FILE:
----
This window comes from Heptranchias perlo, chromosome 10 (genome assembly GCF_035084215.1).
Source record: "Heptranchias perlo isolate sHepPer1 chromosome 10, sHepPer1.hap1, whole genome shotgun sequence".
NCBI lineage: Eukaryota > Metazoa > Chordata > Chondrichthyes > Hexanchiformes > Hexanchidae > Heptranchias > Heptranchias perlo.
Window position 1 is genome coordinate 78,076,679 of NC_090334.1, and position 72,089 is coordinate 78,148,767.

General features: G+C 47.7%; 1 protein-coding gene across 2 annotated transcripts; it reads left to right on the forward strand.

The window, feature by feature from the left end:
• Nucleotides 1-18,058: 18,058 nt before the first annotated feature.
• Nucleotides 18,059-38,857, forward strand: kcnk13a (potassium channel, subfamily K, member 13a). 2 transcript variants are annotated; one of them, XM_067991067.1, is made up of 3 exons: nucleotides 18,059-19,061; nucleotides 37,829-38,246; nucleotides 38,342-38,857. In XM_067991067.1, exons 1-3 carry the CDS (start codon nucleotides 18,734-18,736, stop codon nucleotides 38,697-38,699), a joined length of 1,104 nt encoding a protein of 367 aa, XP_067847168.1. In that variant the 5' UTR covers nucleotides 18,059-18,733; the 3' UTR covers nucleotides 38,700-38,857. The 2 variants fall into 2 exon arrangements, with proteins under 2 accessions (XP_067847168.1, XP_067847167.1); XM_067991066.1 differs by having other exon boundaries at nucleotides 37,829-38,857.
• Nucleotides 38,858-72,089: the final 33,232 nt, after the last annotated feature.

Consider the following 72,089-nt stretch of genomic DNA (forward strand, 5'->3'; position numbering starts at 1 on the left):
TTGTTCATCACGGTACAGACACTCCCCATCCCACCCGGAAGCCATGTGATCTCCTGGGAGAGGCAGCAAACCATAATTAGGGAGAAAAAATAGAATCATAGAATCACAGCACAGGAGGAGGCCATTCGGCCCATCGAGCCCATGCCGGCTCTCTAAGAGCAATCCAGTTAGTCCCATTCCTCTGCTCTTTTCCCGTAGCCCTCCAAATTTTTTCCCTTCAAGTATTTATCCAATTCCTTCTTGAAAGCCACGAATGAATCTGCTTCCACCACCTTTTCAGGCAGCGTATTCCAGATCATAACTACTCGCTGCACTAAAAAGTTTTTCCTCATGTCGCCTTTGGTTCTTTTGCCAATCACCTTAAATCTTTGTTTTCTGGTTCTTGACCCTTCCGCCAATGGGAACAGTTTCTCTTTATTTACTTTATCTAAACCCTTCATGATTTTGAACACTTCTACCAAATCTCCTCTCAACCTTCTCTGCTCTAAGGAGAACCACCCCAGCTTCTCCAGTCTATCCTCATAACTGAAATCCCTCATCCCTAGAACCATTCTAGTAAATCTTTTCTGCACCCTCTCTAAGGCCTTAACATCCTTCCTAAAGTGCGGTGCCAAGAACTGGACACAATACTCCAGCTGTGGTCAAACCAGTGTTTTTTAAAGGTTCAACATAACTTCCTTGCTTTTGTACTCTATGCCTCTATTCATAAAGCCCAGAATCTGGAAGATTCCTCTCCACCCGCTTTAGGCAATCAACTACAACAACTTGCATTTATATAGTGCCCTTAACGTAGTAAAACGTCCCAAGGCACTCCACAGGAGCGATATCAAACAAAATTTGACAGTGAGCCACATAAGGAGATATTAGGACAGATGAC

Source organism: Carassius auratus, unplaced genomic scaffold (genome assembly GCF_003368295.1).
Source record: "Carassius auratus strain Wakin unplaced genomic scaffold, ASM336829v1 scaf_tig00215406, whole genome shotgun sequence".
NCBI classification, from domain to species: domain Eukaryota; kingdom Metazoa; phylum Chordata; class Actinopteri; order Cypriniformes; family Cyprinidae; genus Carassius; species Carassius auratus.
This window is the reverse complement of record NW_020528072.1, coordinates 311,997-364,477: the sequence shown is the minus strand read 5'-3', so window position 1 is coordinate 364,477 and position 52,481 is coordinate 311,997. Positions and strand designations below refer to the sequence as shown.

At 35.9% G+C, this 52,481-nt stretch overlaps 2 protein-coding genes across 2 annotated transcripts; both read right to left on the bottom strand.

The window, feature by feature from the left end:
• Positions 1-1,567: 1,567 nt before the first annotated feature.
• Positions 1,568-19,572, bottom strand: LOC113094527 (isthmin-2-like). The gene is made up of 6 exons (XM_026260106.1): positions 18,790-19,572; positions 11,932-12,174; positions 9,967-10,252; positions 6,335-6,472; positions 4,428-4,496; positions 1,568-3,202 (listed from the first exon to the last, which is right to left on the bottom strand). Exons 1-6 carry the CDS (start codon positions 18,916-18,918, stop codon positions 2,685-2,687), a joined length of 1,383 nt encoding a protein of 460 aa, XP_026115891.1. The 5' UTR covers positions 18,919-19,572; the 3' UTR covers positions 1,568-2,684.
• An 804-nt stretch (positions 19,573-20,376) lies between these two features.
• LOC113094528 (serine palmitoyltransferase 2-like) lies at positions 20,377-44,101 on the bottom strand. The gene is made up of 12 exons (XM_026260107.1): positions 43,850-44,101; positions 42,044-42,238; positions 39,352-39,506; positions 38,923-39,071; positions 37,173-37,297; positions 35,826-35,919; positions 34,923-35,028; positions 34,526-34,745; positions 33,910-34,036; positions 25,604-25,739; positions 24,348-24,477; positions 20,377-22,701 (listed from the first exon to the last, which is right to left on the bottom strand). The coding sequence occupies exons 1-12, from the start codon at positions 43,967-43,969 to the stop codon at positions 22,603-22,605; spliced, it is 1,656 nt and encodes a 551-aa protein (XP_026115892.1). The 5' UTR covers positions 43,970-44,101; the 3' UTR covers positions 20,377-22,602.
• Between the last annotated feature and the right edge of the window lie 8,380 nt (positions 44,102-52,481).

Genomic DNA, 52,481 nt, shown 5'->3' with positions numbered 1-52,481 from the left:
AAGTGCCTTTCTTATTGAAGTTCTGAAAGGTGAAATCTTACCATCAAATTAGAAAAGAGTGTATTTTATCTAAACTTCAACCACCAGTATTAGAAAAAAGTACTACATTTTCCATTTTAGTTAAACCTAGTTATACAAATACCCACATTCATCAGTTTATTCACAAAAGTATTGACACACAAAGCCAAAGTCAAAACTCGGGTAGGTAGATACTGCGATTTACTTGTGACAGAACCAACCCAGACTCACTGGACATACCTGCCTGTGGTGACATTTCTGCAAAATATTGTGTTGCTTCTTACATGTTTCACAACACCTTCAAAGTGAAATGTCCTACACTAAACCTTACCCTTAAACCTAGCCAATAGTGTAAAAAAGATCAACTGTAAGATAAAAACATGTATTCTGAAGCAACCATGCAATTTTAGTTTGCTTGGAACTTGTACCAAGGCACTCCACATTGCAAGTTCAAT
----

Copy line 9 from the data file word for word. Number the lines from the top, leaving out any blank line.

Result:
• Nucleotides 38,858-72,089: the final 33,232 nt, after the last annotated feature.